Despite increased trade tensions between the U.S. and China, consumer sentiment improved in May.
The University of Michigan index of consumer sentiment index rose to 100 in May from 97.2 in April.
That was down from May’s initial estimate of 102.4 and slightly below the 101 level forecast by economists. Despite the decline, consumer sentiment remains at “very favorable levels,” according to Richard Curtin, the survey’s chief economist.
Claims that higher tariffs would raise consumer prices weighed on consumer sentiment in the latter half of the month. The outlook for inflation a year from now jumped to 2,9 percent, up from 2.5 percent a year ago.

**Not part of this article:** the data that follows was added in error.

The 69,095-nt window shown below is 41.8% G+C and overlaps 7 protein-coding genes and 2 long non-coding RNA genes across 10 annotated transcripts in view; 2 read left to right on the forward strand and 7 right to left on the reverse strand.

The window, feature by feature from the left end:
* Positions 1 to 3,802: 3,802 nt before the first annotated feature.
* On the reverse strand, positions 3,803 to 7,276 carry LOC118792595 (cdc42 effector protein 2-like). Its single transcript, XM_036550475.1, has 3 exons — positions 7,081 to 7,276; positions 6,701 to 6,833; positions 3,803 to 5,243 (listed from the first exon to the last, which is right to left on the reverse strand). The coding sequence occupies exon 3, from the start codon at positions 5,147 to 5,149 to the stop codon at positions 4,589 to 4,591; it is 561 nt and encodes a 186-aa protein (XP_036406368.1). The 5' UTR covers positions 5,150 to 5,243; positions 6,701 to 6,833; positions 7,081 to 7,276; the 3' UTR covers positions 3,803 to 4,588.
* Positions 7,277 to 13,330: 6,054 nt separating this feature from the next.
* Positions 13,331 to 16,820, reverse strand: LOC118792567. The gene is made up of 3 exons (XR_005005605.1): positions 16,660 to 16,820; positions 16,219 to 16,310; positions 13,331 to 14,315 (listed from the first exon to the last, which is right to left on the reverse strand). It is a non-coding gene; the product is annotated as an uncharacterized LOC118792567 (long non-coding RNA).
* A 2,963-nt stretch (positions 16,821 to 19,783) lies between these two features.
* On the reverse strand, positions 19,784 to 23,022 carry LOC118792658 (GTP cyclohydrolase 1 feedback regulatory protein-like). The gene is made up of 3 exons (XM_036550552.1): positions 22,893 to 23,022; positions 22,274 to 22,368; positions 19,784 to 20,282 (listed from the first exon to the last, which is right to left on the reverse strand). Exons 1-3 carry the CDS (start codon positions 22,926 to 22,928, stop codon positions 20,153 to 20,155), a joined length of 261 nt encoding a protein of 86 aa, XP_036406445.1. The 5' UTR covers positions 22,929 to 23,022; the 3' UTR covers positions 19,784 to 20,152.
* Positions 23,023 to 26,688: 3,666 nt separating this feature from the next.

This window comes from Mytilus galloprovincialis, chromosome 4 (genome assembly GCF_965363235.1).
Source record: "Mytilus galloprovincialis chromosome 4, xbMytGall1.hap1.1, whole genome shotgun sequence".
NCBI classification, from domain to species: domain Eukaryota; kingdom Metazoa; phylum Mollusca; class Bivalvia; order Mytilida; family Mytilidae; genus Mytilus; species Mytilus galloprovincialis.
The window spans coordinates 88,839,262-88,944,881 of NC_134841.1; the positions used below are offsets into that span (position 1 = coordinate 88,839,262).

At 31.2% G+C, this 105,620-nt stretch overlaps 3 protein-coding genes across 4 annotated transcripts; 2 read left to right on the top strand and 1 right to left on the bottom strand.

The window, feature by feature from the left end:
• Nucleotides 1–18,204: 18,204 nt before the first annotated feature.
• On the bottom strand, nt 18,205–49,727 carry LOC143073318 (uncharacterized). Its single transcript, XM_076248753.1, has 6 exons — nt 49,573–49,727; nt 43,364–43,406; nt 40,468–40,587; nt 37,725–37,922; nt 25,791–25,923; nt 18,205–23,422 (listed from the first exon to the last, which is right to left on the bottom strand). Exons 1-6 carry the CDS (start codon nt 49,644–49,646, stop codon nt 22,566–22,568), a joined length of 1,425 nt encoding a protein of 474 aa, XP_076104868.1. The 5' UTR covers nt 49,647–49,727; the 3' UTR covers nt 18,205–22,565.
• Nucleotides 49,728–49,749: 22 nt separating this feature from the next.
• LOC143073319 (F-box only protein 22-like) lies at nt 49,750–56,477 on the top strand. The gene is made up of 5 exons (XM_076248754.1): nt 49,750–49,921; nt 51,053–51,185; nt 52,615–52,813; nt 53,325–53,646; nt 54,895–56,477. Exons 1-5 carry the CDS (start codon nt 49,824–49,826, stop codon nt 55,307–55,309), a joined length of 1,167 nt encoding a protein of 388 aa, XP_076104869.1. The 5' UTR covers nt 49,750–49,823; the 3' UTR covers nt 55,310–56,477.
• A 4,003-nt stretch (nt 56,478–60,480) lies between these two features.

“Year-ahead inflation expectations among those who unfavorably mentioned tariffs was 0.5 percentage points higher than those who made no references to tariff,” Curtin said. “Importantly, the gain in inflation expectations was recorded prior to the actual increases in consumer prices due to the most recent hike in tariffs.”
Despite tariffs on steel, aluminum, and around $250 billion of imports from China, inflation has not picked up over the past year. To the contrary, price increases have generally slowed down. According to the most recent data, year-over-year prices are up just 1.6 percent, below the Federal Reserve’s 2 percent target.